A Multi-Tier System of Supports (MTSS) is a term used in Kansas to describe how schools provide supports and intervention for each child to be successful and the processes and tools teachers use to make decisions.
Implementing MTSS can be a daunting task. KNEA believes that in order for MTSS to be successfully implemented by a district, the staff must be prepared and supported. This means high-quality preparation, on-going professional development with support from the district, and adequate time.
As always, the students must be the priority. Supports must be built or readjusted to meet the students' learning needs.
There are two federal laws that have made a difference in how schools deliver and coordinate services for children. The first is the Elementary and Secondary Education Act (ESEA); most recently referred to as the No Child Left Behind (NCLB) Act. This Act requires that by the year 2014 all of students are to meet the proficiency targets in the areas of reading and math, that schools would have a high graduation rate, and conversely a low dropout rate.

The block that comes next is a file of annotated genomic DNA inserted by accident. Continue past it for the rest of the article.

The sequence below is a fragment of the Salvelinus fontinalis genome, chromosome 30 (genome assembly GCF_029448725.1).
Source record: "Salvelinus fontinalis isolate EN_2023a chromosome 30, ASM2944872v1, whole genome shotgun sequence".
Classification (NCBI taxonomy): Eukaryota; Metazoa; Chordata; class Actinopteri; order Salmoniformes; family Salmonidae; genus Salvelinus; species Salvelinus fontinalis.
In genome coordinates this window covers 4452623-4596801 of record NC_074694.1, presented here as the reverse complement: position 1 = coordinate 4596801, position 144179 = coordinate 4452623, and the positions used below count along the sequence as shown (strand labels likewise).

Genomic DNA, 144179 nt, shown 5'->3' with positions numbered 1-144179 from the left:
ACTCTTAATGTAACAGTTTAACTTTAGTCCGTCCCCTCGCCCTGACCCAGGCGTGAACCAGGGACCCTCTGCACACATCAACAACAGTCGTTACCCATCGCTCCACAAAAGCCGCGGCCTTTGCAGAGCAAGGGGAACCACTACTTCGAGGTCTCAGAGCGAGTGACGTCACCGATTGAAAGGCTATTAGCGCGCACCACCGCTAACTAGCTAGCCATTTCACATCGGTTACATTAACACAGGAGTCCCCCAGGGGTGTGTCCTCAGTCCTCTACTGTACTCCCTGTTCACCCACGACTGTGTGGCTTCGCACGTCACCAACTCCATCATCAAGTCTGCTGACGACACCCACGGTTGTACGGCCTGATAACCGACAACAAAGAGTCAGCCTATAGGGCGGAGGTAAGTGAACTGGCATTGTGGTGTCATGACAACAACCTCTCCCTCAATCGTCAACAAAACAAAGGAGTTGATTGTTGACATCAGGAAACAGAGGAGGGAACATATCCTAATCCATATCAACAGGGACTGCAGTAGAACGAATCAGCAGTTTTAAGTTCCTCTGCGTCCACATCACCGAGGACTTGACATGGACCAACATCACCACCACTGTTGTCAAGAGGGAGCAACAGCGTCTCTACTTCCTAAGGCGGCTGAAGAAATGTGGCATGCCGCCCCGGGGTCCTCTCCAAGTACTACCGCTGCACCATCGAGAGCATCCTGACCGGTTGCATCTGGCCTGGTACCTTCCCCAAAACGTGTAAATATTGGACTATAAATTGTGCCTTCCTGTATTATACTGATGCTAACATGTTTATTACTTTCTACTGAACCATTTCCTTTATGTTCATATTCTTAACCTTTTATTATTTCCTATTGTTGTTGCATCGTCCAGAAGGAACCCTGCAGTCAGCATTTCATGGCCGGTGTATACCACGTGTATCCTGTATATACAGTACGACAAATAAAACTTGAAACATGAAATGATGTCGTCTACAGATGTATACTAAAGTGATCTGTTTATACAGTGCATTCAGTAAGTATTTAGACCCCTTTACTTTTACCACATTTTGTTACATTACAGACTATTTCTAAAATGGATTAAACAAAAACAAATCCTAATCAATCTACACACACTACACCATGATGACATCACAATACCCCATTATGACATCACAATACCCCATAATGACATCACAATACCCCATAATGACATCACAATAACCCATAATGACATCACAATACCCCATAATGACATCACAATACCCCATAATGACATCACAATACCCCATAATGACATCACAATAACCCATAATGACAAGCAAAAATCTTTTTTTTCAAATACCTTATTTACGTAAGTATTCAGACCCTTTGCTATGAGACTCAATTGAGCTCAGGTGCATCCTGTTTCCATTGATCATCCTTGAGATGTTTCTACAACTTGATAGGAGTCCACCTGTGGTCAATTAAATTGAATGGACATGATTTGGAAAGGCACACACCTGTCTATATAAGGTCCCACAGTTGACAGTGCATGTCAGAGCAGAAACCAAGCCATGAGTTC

The second law influencing districts and schools is the 2004 reauthorization of the Individuals with Disabilities Education Act (IDEA). IDEA is the federal law that defines special education. The concept of Response to Intervention (RtI) was introduced in the 2004 reauthorization of IDEA and has influenced the way districts identify and serve students with exceptionalities.
These two laws, when taken together, support the beliefs and practices behind Kansas' Multi-Tier System of Supports.